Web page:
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Options if You Are Behind on Your Mortgage


According to best estimates, millions of Americans are behind on their mortgages or on the verge of defaulting. Losing a home is devastating, not only emotionally but also financially. For example, research has shown that losing a home to foreclosure often leads to defaulting on other loans and relocation to less safe neighborhoods.

Fortunately, help is available, but borrowers need to act quickly. At Nowack & Olson, our Plantation bankruptcy lawyers have helped many people avoid foreclosure by modifying their loans or filing for bankruptcy. Below, we look at what you should do if you are behind on payments.

Contact Your Lender

The last thing you should do is wait for your lender to contact you. Instead, be proactive. Call your lender and be prepared to discuss why you have fallen behind. You might have lost your job or had your hours reduced. Alternatively, someone in the family might have fallen sick, and you need to commit all income to medical care.

Realize that your mortgage servicer might be different than the bank you got your loan from. Look at your paperwork to identify who to call.

Discuss Forbearance

Forbearance allows borrowers to temporarily suspend or reduce their mortgage payments. Forbearance gives borrowers some extra breathing room until they can get back on their feet. The lender agrees not to initiate foreclosure while you are in forbearance, provided you follow the terms.

According to marketplace. org, over 2.7 million Americans are currently in forbearance. President Biden has extended the moratorium for foreclosures of homes with federally-backed loans.

Even if you have a private loan, your lender probably has a forbearance program in place. Call to ask. A few months of reduced (or no) mortgage payments might be all you need to get back on your feet and catch up on payments.

Consider Loan Modification

You might seek more permanent changes to your mortgage. For example, you might want to draw out the term from 15 years to 30 years or even 30 years to 40 years. Doing so can reduce your monthly payment, though you will pay more over the life of the loan due to interest. But this change might be just what you need to stay in your home.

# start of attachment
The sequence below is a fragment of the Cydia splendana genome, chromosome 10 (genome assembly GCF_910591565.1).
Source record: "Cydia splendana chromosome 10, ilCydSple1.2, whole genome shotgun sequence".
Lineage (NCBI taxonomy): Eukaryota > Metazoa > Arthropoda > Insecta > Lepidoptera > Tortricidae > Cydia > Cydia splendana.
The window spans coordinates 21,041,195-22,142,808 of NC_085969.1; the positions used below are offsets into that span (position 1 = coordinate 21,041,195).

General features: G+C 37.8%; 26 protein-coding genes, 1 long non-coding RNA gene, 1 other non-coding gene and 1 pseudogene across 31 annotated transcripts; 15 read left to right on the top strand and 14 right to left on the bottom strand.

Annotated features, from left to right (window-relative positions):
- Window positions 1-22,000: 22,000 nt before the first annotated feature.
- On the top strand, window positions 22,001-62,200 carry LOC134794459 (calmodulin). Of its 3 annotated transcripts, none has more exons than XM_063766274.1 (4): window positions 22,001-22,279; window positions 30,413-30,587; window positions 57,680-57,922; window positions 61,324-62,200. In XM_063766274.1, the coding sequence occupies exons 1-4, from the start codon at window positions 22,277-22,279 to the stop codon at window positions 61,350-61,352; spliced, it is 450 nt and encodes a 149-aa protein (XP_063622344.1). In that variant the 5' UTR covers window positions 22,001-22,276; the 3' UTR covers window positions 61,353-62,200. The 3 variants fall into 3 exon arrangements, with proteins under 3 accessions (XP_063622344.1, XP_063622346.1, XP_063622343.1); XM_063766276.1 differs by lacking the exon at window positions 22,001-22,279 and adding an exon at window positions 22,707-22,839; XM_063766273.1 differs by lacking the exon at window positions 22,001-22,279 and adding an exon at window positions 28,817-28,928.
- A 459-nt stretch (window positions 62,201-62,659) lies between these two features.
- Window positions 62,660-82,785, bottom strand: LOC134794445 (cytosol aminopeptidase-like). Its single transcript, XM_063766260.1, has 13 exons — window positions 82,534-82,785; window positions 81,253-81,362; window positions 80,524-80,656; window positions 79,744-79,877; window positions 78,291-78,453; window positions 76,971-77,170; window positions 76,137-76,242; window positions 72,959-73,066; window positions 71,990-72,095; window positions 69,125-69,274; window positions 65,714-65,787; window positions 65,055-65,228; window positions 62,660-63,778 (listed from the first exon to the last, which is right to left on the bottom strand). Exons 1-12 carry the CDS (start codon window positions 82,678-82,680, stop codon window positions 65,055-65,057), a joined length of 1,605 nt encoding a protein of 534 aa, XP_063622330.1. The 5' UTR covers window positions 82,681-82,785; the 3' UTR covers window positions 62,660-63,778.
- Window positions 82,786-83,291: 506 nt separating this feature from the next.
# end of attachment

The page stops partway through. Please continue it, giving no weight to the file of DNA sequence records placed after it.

You can also consider modifying the interest rate. If you have a variable interest rate, you might move into a fixed rate. Or you could seek to reduce the interest rate, which will ultimately reduce your payments. Our loan modification lawyers in Plantation have helped many people “reset” their mortgage so that they do not lose their homes.

Consider Whether to Sell Your Home

Selling might be an option, especially if your home’s equity has continued to appreciate, even during the economic downturn. If your home is worth more than the loan, then you could realize some equity upon sale and preserve your credit score.

Going ahead and selling is preferable to a foreclosure, because you have no idea how much the bank will sell the home for. They might accept an amount that is less than you could get if you sell yourself.

Consider Bankruptcy

Filing for Chapter 13 protection can immediately halt a foreclosure. You also can catch up on past-due payments over several years and can stay in your home provided you stay current going forward.

Call Nowack & Olson today to discuss these and other options at 888-813-4737.




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